The prospects of a Tu-160 interception is an intellectually interesting but pointless. The Russians only have 19 and you can assume about 50% of them work so they are militarily irrelevant. If they came in Lo-Lo-Lo I'd fancy my chances in the F.3 as nothing is faster than a Tornado ADV at low altitudes.

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Those 'ageing' propeller driven bombers are the fastest propeller driven aircraft in operational use. Each Kuznetzov NK-12 turboprop producing nearly 15,000shp delivered through contra-rotating propellers.

The chances are the one pictured was built in the Ukraine in the 90's and could be younger than the majority of our Tornado F3s. :P

The use of turboprops gives the Bear about twice the combat endurance of a B-52 meaning it can hang around and even make repeat runs to test defences while itercept fighters have to either run for home or meet a tanker to refuel.

What would be really interesting to see tho is the Typhoon making an intercept of a TU-160 Blackjack while both aircraft are supersonic. That'd be a great photocall for the RAF ;)

I'm not dismissing the turbo prop. I can see it has advantages - particulalrly for maritime surveilance. But the canard Typhoon looked the Dogs ****** in comparison.

Of course function obviously trumps looks but it's nice just for once for our armed forces to have an A1 piece of kit.

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I have no operational experience of the Typhoon and the truth is a well guarded secret but the F.2 Tiffie carries 3 x 1,000L drops in Q fit for a total fuel load of about 9,000L. Compare this with the Mighty Fin which carried 13,000L with twin Hindenburgers and I'd say the Tornado had slightly longer legs. The Typhoon is getting 2 x 2,000L conformals soon which will bring it back it to Tornado levels.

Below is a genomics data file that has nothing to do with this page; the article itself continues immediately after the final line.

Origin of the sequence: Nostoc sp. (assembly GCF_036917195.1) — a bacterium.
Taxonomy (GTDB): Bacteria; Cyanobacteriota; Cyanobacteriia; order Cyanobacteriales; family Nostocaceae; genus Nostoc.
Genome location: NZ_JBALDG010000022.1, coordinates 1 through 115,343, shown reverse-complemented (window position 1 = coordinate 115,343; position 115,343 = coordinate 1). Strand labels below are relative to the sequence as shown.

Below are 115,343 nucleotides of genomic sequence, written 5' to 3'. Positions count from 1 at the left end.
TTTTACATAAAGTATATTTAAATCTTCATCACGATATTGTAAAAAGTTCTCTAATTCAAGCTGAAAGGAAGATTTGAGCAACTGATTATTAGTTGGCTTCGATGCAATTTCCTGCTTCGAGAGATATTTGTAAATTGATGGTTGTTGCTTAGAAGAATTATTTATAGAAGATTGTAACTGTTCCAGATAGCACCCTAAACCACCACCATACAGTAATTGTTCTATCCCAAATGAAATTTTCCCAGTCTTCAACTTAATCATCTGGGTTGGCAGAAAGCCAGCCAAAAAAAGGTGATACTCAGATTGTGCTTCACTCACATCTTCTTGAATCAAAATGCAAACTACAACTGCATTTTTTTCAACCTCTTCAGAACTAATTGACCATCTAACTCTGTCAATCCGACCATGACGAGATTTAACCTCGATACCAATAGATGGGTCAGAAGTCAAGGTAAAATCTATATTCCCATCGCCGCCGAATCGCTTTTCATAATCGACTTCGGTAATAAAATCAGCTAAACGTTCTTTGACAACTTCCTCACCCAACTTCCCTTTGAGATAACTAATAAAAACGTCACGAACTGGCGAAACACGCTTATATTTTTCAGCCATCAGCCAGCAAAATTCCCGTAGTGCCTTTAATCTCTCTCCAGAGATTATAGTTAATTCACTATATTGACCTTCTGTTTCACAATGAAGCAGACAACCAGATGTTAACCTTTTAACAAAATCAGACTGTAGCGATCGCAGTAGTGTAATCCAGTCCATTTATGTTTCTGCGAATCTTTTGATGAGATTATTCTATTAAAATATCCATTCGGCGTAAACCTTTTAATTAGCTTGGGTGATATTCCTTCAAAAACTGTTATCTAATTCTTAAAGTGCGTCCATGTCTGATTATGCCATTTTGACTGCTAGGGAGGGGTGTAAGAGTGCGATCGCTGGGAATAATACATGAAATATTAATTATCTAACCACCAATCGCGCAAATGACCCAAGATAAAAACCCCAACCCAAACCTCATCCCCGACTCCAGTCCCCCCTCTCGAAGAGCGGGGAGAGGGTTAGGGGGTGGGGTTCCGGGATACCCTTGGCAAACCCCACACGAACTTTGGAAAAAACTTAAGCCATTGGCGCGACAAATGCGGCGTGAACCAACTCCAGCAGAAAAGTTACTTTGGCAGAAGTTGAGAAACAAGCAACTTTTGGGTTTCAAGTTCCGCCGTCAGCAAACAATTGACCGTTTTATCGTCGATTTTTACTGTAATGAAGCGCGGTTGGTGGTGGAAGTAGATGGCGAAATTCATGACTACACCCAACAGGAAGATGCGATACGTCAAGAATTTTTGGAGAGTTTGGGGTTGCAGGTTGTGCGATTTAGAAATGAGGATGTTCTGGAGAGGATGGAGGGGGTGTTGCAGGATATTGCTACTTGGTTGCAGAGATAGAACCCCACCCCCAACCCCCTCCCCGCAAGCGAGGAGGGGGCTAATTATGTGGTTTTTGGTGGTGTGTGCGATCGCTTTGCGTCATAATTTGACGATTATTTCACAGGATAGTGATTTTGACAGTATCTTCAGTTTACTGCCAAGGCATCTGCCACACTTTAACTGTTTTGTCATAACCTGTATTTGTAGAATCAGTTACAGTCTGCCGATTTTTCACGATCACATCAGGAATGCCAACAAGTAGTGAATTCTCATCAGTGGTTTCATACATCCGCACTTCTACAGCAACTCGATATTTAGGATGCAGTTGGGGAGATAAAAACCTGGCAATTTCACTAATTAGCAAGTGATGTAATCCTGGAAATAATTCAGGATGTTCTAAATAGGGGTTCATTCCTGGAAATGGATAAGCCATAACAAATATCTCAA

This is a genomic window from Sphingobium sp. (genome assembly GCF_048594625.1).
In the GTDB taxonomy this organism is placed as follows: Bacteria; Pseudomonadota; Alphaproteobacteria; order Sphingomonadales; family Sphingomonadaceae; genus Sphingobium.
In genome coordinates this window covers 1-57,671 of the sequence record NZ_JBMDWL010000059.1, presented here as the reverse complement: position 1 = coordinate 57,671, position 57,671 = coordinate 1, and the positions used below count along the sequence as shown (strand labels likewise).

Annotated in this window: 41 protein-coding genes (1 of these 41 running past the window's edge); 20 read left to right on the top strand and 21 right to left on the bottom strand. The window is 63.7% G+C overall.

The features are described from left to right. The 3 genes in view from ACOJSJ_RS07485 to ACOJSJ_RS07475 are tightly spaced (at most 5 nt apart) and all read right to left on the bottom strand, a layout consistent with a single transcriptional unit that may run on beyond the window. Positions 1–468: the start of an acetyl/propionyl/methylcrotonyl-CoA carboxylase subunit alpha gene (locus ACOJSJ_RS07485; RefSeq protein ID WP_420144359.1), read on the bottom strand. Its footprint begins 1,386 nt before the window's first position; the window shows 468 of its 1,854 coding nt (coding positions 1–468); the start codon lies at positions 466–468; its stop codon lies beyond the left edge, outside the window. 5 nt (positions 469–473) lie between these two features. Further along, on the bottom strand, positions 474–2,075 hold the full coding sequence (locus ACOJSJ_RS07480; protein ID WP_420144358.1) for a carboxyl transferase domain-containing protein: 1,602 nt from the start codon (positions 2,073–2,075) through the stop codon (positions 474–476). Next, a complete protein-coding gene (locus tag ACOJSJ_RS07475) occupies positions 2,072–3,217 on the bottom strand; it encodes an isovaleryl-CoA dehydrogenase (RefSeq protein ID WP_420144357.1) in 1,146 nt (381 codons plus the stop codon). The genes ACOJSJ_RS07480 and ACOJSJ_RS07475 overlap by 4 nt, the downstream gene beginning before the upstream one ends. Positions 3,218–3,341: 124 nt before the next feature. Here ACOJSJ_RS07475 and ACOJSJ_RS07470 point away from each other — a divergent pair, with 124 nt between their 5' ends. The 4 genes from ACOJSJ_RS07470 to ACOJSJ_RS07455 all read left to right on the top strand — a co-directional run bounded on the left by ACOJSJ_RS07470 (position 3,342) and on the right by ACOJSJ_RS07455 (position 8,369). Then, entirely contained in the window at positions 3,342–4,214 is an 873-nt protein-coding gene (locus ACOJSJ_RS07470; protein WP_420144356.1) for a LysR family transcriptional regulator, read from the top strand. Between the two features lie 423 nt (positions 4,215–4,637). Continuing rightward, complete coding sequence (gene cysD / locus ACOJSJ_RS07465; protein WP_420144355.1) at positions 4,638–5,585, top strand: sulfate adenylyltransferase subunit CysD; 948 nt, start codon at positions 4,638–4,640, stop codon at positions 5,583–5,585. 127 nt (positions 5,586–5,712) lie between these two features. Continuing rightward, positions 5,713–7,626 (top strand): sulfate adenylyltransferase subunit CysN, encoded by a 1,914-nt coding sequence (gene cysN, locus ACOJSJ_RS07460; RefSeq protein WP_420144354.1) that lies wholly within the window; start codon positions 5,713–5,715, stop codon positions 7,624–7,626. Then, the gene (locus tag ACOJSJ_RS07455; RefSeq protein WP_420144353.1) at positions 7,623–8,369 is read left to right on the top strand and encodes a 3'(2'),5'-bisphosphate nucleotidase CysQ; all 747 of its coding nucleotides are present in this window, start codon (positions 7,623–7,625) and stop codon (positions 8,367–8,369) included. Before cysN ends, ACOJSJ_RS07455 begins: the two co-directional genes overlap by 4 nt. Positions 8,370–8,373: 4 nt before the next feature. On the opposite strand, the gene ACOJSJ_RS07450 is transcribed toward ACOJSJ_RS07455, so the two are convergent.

If were to go back to chasing Bears around the GIUK gap in a sleet storm at 3am in February I'd still rather be in a Tornado F.3. Two man crew makes all the difference IMO.

The prospects of a Tu-160 interception is an intellectually interesting but pointless. The Russians only have 19 and you can assume about 50% of them work so they are militarily irrelevant. If they came in Lo-Lo-Lo I'd fancy my chances in the F.3 as nothing is faster than a Tornado ADV at low altitudes.

Should we be hanging on to the ADV in the interceptor role?

What are your thoughts on a dedicated ground attack air craft? Seems to me that we could do with one in Afghanistan.

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I'm not dismissing the turbo prop. I can see it has advantages - particulalrly for maritime surveilance.

I know it's not directly what you're getting at but the TU-95 in the intercept picture published by the MOD is a TU-95MS (NATO: Bear H) cruise missile carrier rather than the closely related TU-142 maritime reconnaissance.

They obviously wanted to be seen to be wearing the sabre.